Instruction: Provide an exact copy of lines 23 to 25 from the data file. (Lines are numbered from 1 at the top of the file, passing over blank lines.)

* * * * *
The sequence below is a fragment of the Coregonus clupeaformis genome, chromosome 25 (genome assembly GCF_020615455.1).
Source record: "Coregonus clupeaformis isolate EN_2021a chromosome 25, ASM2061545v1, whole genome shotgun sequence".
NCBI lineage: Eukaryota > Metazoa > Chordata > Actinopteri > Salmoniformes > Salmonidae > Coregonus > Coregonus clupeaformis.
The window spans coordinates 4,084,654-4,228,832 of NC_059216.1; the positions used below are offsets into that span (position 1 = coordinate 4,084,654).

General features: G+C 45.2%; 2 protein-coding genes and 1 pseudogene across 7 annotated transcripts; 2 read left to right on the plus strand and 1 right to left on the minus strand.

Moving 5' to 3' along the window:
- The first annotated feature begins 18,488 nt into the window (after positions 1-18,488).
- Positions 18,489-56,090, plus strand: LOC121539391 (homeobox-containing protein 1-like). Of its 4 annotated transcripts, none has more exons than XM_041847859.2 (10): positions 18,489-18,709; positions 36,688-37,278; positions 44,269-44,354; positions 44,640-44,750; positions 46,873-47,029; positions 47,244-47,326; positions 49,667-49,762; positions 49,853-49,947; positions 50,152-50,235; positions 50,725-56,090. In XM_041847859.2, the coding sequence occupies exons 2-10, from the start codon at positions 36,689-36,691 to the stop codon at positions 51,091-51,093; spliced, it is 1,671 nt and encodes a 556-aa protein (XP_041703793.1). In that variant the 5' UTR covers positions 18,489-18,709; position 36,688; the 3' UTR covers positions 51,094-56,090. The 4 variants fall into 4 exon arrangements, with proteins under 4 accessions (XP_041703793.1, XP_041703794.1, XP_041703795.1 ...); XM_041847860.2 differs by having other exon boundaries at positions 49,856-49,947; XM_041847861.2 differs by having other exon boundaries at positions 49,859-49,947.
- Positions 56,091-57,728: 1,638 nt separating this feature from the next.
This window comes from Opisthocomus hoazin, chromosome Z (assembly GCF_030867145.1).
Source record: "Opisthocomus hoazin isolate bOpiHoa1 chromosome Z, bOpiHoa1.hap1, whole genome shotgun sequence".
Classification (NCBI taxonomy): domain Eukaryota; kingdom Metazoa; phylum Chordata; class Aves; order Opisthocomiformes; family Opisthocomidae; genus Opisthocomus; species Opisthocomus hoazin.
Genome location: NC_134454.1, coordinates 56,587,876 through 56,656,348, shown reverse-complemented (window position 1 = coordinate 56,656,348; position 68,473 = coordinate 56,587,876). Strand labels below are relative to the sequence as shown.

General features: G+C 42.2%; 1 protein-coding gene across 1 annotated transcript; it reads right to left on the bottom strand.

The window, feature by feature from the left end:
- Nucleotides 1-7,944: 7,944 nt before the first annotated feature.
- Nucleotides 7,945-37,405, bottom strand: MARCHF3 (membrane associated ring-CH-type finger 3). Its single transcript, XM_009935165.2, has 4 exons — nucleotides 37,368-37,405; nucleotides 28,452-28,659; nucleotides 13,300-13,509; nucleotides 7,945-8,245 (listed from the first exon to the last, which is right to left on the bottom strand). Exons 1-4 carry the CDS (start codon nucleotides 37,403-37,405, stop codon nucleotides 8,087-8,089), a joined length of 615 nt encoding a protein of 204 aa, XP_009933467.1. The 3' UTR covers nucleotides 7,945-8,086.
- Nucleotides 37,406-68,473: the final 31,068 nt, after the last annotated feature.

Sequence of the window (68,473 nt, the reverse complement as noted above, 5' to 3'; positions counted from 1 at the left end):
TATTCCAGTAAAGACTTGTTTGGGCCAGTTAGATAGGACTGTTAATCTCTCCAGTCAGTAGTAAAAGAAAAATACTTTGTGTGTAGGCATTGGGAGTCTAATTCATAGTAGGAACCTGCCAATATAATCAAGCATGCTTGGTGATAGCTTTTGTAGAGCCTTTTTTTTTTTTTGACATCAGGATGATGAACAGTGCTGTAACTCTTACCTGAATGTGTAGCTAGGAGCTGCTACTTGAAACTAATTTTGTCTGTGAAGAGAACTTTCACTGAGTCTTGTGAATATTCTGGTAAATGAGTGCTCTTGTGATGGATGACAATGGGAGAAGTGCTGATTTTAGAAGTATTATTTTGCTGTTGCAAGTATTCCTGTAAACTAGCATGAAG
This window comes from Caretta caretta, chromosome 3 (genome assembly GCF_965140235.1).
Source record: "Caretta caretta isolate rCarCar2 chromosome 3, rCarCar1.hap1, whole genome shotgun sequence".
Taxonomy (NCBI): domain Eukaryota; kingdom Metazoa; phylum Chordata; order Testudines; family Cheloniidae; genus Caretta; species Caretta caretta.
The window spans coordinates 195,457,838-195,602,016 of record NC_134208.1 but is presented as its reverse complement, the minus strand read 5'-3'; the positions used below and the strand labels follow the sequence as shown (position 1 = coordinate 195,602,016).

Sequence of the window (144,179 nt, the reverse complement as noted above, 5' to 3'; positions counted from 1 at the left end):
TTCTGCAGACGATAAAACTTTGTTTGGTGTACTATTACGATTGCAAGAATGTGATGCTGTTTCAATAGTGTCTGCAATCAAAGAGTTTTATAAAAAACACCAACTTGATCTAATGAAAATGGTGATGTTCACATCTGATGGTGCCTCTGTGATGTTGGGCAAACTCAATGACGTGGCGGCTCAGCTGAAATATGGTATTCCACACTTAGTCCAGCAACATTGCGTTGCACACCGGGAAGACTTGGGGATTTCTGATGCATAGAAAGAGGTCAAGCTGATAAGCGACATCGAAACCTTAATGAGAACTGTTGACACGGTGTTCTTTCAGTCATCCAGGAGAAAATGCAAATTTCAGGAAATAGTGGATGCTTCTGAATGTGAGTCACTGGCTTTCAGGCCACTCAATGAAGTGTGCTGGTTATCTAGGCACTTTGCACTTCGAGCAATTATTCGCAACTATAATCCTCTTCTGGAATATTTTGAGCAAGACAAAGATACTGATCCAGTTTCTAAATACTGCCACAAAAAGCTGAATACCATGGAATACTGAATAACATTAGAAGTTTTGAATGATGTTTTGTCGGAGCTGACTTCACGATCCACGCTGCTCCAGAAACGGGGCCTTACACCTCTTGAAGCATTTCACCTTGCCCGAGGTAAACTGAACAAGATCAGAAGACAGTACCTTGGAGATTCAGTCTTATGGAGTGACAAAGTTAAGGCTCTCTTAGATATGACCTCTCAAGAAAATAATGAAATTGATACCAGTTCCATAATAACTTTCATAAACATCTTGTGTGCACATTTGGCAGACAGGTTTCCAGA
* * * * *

Taxonomy (NCBI): domain Eukaryota; kingdom Metazoa; phylum Chordata; order Testudines; family Cheloniidae; genus Caretta; species Caretta caretta.
The window spans coordinates 195,457,838-195,602,016 of record NC_134208.1 but is presented as its reverse complement, the minus strand read 5'-3'; the positions used below and the strand labels follow the sequence as shown (position 1 = coordinate 195,602,016).

Sequence of the window (144,179 nt, the reverse complement as noted above, 5' to 3'; positions counted from 1 at the left end):